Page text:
New paths to innovation and learning through DIY technologies
During Week of Making, renewed focus on the people who explore the frontiers of design thinking and STEM learning
Today, the nation of makers proves it has no borders, as do-it-yourself engineers, inventors and tinkerers of all ages and backgrounds converge at the National Maker Faire.
The National Science Foundation (NSF) directly supports many of the exhibitors--known as "makers"--participating in the faire, with even more exhibitors using NSF-funded tools and technologies, such as 3-D printing and computer-aided design.
The faire is a kickoff event for the National Week of Making June 12-18, which celebrates the growing wave of innovators enabled by access to new resources and knowledge, known as the maker movement.
"NSF invests in the heart of the maker movement: the innately curious, creative and self-motivated people who engage in STEM practices and learning through various forms of making," said Pramod Khargonekar, NSF assistant director for engineering. "We embrace a broad spectrum of makers, including those who develop the innovative new designs, ideas, tools and technologies that enable making activities."
A theme of the Week of Making is the diversity among makers. The faire alone will have representation from minority-serving institutions, tribal colleges, and hispanic-serving institutions. Broadening participation in science and engineering fields is a priority for NSF.
In 2015 alone, NSF has provided vital support to fundamental science, engineering and education research, citizen science, and the integration of research and education activities--all of which form the foundation for makers.
Last week, NSF invited the research community to submit early concept grant proposals to conduct exploratory work on untested, but potentially transformative ideas or approaches that advance the frontier of knowledge with respect to STEM learning and design thinking.
These projects could explore a range of making-related aspects. They could leverage existing making knowledge to explore new ideas and models of formal and informal STEM learning, reveal the processes and potential benefits of learning (e.g., design thinking) in the maker context, and/or investigate and test the efficacy of new approaches to design and innovation enabled by maker spaces and practices.
"We believe there are deep connections between STEM learning and maker activities, but how do we begin to measure those connections?" said Joan Ferrini-Mundy, NSF assistant director for the Directorate for Education and Human Resources. "Even more importantly, how might we use this knowledge to successfully increase retention and broaden participation in STEM for students and faculty?"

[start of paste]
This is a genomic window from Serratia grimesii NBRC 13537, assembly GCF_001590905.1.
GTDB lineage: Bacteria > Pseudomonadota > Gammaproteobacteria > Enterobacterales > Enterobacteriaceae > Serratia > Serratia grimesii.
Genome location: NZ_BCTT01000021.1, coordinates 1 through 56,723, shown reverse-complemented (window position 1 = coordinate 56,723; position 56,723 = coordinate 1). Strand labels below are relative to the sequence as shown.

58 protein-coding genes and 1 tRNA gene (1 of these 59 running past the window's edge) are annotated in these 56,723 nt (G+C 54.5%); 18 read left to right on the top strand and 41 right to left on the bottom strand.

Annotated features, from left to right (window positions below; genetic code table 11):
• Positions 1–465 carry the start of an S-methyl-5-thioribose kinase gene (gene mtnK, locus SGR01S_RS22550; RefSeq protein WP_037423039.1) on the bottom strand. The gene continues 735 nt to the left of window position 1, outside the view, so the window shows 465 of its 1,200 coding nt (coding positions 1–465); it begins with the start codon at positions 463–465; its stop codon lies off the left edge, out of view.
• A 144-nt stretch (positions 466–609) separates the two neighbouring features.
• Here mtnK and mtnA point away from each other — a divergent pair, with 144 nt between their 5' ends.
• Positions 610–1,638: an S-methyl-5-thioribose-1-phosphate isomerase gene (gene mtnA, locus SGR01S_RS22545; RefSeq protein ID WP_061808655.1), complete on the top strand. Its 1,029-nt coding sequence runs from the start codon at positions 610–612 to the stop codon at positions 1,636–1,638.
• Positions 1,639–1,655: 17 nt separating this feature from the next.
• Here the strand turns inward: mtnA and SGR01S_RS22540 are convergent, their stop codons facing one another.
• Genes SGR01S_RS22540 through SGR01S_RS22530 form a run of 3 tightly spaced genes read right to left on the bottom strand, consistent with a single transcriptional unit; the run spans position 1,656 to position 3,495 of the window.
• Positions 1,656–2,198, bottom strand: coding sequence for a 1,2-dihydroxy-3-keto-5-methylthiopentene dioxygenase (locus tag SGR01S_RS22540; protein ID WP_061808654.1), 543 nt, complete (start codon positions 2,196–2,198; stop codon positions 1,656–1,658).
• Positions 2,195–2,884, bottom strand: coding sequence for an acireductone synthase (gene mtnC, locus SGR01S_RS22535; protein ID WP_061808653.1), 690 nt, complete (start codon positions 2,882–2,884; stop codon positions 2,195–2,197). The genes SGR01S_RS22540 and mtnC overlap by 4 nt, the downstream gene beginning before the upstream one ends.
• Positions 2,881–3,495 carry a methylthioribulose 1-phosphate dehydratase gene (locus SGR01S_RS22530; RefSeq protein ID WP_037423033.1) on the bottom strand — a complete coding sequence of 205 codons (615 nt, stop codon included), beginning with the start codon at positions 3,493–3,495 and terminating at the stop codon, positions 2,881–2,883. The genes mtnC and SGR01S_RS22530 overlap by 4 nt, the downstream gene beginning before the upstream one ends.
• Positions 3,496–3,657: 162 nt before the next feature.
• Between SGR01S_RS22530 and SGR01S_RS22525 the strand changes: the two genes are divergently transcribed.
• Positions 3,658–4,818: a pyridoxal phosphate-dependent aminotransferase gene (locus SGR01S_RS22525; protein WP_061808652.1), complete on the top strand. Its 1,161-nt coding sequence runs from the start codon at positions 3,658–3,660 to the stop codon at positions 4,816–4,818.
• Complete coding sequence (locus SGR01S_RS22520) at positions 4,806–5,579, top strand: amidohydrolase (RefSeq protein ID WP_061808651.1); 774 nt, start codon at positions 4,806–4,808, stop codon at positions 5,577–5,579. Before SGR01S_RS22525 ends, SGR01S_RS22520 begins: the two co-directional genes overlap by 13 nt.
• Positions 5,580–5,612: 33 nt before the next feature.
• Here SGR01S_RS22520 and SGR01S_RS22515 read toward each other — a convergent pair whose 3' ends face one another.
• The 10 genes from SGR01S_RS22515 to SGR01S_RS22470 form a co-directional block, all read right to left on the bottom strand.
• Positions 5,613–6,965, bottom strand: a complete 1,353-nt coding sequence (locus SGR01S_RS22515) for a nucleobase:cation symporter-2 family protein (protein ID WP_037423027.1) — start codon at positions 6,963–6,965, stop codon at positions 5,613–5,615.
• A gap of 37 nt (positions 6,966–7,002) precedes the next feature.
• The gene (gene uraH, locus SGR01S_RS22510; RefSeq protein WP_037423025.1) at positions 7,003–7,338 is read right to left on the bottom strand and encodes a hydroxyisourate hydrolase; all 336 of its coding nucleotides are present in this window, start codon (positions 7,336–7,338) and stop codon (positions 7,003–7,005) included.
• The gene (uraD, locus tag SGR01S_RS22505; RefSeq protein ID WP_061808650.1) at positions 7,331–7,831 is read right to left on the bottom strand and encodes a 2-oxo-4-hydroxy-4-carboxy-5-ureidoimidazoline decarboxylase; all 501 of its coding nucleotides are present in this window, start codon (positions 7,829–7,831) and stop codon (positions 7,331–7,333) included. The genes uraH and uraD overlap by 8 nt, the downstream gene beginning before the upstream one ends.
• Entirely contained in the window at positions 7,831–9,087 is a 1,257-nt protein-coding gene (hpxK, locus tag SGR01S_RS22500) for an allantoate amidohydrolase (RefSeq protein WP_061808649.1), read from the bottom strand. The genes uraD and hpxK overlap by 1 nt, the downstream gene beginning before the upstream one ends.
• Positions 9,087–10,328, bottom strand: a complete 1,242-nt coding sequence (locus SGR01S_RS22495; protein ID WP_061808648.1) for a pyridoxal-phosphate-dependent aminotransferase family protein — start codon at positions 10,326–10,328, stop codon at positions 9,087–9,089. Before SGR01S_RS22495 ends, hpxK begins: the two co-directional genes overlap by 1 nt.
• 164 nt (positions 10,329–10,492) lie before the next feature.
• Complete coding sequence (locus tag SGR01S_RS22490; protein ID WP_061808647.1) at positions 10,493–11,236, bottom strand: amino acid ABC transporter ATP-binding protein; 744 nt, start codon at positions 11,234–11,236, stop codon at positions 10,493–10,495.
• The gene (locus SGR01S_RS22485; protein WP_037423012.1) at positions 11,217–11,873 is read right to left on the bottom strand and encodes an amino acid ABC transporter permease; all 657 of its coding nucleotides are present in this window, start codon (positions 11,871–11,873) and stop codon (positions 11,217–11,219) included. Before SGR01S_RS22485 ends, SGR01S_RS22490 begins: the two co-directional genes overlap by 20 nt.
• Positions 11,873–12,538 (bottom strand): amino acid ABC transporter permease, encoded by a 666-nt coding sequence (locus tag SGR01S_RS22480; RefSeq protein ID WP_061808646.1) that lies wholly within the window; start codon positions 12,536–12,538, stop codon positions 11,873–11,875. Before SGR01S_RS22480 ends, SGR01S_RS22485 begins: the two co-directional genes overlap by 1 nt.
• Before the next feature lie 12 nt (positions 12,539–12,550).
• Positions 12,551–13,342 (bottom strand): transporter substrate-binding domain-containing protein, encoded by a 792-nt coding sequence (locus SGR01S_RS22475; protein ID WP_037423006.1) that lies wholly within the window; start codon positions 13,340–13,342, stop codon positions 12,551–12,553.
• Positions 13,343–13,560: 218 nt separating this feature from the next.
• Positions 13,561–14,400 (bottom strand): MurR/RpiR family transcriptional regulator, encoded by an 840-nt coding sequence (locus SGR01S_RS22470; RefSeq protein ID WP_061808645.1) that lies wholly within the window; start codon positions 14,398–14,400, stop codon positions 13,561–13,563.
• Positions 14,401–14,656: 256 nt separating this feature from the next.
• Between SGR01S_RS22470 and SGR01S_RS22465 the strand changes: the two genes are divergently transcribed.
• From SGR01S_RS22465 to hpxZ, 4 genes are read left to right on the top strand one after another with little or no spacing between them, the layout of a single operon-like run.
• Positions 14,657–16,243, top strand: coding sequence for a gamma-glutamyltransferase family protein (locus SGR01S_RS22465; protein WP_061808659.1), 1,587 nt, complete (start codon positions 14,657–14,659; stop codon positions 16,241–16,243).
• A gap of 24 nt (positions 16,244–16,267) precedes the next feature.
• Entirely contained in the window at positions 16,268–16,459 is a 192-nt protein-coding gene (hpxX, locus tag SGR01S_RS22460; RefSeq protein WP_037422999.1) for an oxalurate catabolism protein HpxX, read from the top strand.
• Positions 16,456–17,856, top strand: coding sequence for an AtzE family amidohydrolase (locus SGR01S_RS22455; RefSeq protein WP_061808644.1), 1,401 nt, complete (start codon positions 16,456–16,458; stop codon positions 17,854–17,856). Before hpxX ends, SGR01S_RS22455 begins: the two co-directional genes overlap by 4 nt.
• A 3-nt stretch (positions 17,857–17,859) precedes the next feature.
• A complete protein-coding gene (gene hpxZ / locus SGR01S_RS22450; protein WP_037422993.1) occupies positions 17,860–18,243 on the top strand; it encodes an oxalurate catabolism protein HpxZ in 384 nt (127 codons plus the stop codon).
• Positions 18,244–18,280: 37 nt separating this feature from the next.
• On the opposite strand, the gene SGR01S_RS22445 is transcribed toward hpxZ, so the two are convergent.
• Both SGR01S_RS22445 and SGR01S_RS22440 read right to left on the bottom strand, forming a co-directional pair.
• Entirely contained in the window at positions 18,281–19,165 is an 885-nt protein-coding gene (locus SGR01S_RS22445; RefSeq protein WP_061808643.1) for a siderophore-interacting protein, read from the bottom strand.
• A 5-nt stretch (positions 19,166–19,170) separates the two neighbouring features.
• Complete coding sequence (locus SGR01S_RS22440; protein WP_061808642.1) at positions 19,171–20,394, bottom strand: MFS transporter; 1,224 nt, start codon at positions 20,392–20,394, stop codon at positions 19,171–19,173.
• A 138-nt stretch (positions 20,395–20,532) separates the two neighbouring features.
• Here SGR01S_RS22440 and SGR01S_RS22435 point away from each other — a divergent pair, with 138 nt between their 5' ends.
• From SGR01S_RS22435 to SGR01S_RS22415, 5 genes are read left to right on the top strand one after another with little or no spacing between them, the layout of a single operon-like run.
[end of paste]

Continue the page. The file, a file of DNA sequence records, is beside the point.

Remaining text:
NSF seeks proposal ideas that transcend typical approaches to begin to answer these pivotal questions.
To further aid the conversation among the learning, research and making communities, NSF will sponsor a Maker Summit in the D.C. metro area in fall 2015, which will be organized by the American Society for Engineering Education.
The summit is intended to serve as a catalyst to establish networks and communication channels among stakeholders in the maker community. The event will draw dozens of participants from five different sectors: informal learning in museum/library settings; making/hacking in community spaces; university maker spaces; engineering and science researchers who engage making; and education researchers who engage in making.
An innovation spectrum
This year's National Maker Faire, which is being held in Washington, D.C., builds upon the 2014 White House Maker Faire.
At this year's expanded event, NSF joins other federal agencies, companies, academic institutions, nonprofits and communities nationwide in an effort to provide students and entrepreneurs access to tools, spaces and mentors to participate in making and to study the impact of making on learning.
NSF-funded projects will also be featured in a special "government makes" showcase, where federally funded makers will provide demonstrations. Making may include interests as diverse as 3-D printing, customized robotics, remixing electronics and expressions of STEM and art, so long as it is grounded in open access to tools and expertise.
Beyond D.C., NSF-funded making and making research activities are happening now all across the country.
Are you a maker? Participate in the Week of Making.
This morning the White House released a fact sheet listing Making-related current and future activities being undertaken by government, private-sector and community organizations.
The National Science Foundation (NSF) is an independent federal agency that supports fundamental research and education across all fields of science and engineering. In fiscal year (FY) 2016, its budget is $7.5 billion. NSF funds reach all 50 states through grants to nearly 2,000 colleges, universities and other institutions. Each year, NSF receives more than 48,000 competitive proposals for funding and makes about 12,000 new funding awards. NSF also awards about $626 million in professional and service contracts yearly.
Useful NSF Web Sites: